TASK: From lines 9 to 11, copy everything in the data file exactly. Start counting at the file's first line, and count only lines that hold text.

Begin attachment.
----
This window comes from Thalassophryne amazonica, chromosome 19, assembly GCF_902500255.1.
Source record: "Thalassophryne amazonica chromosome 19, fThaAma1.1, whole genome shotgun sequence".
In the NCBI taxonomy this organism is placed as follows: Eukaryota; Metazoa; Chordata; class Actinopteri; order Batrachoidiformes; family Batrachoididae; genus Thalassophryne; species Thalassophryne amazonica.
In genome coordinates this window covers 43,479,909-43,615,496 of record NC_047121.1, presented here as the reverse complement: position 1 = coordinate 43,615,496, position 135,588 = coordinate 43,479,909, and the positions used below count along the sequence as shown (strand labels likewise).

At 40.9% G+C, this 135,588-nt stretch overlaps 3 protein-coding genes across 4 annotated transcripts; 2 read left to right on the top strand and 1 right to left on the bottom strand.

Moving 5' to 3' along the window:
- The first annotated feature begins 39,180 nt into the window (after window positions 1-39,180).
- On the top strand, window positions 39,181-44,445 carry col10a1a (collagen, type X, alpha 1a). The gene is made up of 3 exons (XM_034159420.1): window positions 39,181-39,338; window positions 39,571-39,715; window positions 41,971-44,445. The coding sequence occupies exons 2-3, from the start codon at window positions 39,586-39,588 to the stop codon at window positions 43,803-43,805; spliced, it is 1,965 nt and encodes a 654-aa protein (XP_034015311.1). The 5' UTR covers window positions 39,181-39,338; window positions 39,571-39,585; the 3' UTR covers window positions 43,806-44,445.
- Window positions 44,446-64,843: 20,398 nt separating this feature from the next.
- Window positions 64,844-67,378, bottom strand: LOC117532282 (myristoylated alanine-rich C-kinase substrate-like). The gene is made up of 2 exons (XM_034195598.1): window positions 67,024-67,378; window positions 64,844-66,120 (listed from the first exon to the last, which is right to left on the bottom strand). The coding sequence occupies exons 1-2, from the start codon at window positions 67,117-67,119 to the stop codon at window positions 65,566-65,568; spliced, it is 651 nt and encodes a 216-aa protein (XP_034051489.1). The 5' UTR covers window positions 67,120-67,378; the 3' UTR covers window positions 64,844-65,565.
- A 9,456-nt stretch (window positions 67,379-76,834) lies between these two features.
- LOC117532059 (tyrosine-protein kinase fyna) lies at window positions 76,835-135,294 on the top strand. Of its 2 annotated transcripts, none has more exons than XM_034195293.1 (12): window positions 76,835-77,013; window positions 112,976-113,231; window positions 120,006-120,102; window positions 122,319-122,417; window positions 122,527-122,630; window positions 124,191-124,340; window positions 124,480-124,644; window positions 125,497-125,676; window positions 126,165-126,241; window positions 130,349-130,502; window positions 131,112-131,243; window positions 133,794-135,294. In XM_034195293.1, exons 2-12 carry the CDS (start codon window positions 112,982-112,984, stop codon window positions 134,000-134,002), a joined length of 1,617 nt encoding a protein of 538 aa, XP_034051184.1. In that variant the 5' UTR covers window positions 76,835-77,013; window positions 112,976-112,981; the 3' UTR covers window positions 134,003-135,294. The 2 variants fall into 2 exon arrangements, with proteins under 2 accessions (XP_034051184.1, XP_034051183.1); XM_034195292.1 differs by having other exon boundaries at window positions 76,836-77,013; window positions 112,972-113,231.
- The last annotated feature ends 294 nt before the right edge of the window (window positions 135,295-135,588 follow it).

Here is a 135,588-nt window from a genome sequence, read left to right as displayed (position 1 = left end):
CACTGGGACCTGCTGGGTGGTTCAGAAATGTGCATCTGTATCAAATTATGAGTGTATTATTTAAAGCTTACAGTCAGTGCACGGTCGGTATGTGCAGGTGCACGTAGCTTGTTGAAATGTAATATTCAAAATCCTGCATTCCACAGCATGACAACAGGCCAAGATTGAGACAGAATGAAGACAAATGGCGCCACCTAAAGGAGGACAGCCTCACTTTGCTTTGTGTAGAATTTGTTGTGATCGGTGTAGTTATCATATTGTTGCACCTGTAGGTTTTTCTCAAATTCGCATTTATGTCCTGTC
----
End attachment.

- Window positions 44,446-64,843: 20,398 nt separating this feature from the next.
- Window positions 64,844-67,378, bottom strand: LOC117532282 (myristoylated alanine-rich C-kinase substrate-like). The gene is made up of 2 exons (XM_034195598.1): window positions 67,024-67,378; window positions 64,844-66,120 (listed from the first exon to the last, which is right to left on the bottom strand). The coding sequence occupies exons 1-2, from the start codon at window positions 67,117-67,119 to the stop codon at window positions 65,566-65,568; spliced, it is 651 nt and encodes a 216-aa protein (XP_034051489.1). The 5' UTR covers window positions 67,120-67,378; the 3' UTR covers window positions 64,844-65,565.
- A 9,456-nt stretch (window positions 67,379-76,834) lies between these two features.